In regard to the mean values of urine ALP (Table 5) activity, the I/R caused significant differences among the different points in time in both females and males (p<0.001). This parameter continued to be significantly high up to the 5th experimental day, when values started equalizing with those from the control group.

Table 5 - Mean ± Standard Error of Alkaline Phosphatase - ALP (U/L) of urine of rats submitted to unilateral left ischemia for 10 minutes and analysis of perfusion 24 hours and 5, 7, 14 and 21 days after the procedure. 

Variable/Points in time Group Control Group Experiment I/R
Female Male Female Male
24h 5.18±0.87a 7.26±0.35a 112.85±13.39a 91.89±17.63a
5d 4.39±0.87a 6.64±0.73a 95.44±11.84a 73.94±3.45a
7d 8.36±1.61a 10.01±1.45a 6.22±2.29b 3.11±0.87b
14d 5.80±0.48a 6.44±0.67a 4.84±1.20b 5.47±1.86b
21d 6.44±0.67a 7.90±1.66a 2.07±0.69b 4.90±1.69b
P-value 0.113 0.215 <0.001 <0.001

Different letters in the columns represent significant differences among the different points in time verified in Tukey Posttest.

The I/R effect also showed significant differences in GGT urine (Table 6) activity among the different points in time in females (p=0.003) and males (p<0.001). According to the experimental period, the animals experience a tendency to decrease at 24 hours and reached levels similar to or lower than those presented by the control group on the 21st day.

Table 6 - Mean ± Standard Error of Gamma-Glutamiltransferase - GGT (U/L) of urine of rats submitted to unilateral left ischemia for 10 minutes and analysis of perfusion 24 hours and 5, 7, 14 and 21 days after the procedure. 

Variable/Points in time Group Control Group Experiment I/R
Female Male Female Male
24h 13.03±1.02a 35.54±16.70a 64.24±18.88a 143.98±15.76a
5d 11.19±0.55a 35.39±15.24a 43.98±10.52ab 56.98±6.55b
7d 16.91±3.07a 29.64±8.91a 28.88±3.11ab 31.88±5.15b
14d 23.03±6.82a 23.66±7.59a 5.47±0.83b 8.44±3.13c
21d 14.30±4.61a 24.43±6.89a 3.64±0.37b 4.20±1.46c
P-value 0.277 0.403 0.003 <0.001

Different letters in the columns represent significant differences among the different points in time verified in Tukey Posttest.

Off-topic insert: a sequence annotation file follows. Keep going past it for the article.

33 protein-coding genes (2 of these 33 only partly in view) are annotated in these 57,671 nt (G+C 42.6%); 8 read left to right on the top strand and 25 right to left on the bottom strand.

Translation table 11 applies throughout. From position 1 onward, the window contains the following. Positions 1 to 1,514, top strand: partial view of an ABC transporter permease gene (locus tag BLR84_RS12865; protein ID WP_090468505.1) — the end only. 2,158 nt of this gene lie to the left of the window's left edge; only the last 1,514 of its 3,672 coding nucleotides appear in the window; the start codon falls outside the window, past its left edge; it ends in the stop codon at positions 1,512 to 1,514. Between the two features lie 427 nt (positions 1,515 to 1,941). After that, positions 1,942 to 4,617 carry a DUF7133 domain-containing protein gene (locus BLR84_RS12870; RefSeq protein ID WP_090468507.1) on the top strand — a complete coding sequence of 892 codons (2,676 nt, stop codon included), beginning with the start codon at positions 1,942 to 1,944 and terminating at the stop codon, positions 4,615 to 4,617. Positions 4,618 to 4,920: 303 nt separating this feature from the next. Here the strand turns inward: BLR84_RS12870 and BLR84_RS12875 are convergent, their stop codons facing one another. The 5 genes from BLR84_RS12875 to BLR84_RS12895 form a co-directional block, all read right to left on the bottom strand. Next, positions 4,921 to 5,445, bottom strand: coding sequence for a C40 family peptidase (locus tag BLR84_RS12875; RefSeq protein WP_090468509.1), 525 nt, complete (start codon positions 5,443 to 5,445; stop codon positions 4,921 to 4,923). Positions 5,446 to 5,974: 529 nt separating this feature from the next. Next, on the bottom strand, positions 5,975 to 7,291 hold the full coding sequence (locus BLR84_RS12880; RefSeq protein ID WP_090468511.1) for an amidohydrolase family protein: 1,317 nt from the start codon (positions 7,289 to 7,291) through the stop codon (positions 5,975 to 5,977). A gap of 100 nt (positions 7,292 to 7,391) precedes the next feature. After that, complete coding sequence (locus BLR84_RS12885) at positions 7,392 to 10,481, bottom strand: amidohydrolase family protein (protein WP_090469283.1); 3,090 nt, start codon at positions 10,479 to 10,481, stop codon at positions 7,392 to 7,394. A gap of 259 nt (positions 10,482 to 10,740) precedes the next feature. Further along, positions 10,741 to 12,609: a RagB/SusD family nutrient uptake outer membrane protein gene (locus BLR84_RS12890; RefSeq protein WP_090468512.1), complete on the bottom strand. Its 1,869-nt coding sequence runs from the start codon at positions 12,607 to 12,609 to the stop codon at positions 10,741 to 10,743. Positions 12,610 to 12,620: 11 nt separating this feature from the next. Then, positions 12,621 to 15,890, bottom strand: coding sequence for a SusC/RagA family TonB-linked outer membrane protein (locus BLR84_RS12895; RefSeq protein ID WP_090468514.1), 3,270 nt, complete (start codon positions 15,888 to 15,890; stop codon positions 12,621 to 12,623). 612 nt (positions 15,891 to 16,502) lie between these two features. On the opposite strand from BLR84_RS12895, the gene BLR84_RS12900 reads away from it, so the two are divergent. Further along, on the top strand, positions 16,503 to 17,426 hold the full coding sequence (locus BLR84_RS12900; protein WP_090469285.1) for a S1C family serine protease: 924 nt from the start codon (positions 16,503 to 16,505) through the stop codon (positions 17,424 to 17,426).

After the I/R, urine sodium (Table 7) values presented significant differences in females along the different points in time (p=0.004) and between the sexes at 24 hours (p=0.014) and on the 5th day (p=0.046). Note that females from the I/R experimental group presented lower values at 24 hours, with levels increasing from the 5th day on. Males, in turn, presented lower values on the 7th day and an increase at the end of the assessment.

Table 7 - Mean ± Standard Error of Sodium (mEq/L) of urine of rats submitted to unilateral left ischemia for 10 minutes and analysis of perfusion 24 hours and 5, 7, 14 and 21 days after the procedure. 

Variable/Points in time Group Control Group Experiment I/R
Female Male Female Male
24h 31.50±9.91a 34.75±9.26a 12.00±3.67b 44.25±8.70a
5d 34.75±9.26a 42.75±2.56a 14.50±1.32b 32.00±6.87a
7d 40.25±2.84a 40.00±8.93a 30.00±11.81ab 26.00±10.41a
14d 42.75±9.19a 36.00±7.84a 50.00±10.84ab 67.00±19.05a
21d 37.00±3.67a 36.75±9.06a 69.50±10.37a 59.25±19.10a
P-value 0.741 0.961 0.004 0.294

Different letters in the columns represent significant differences among the different points in time verified in Tukey Posttest.

There was a significant difference after I/R in the levels of fractional excretion of sodium (Table 8) between the sexes in the I/R group at 24 hours (p=0.017). The males presented lower values of FENa in urine at the 7th day, as opposed to the females, who had their highest value at this point. In the control group, FENa values maintained the same pattern.

Table 8 - Mean ± Standard Error of Fraction of Sodium Excretion - FENa (%) of rats submitted to unilateral left ischemia for 10 minutes and analysis of perfusion 24 hours and 5, 7, 14 and 21 days after the procedure. 

Variable/Points in time Group Control Group Experiment I/R
Female Male Female Male
24h 0.0959± 0.0162a 0.1364±0.3891a 0.5301± 0.2989a 2.7556±0.6092a
5d 0.4208± 0.1743a 0.2690±0.3778a 1.1853±0.2656a 1.9841±0.5984a
7d 0.2770±0.0442a 0.2638±0.0445a 2.3011±2.0704a 0.4385±0.2678a
14d 0.2708±0.0495a 0.3401±0.0925a 0.6071±0.2428a 1.0589±0.2908a